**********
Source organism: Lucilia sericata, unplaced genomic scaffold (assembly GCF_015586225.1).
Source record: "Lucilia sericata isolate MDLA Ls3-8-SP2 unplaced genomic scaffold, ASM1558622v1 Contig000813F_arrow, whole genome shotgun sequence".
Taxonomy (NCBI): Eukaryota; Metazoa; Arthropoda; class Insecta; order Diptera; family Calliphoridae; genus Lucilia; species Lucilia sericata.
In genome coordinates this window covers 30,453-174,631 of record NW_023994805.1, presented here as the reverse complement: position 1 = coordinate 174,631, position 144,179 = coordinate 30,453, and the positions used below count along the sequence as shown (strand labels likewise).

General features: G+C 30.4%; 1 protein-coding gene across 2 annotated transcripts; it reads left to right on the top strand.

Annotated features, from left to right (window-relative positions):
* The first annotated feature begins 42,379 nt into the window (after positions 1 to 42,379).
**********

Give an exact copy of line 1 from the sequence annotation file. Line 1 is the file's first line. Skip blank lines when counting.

Source organism: Lucilia sericata, unplaced genomic scaffold (assembly GCF_015586225.1).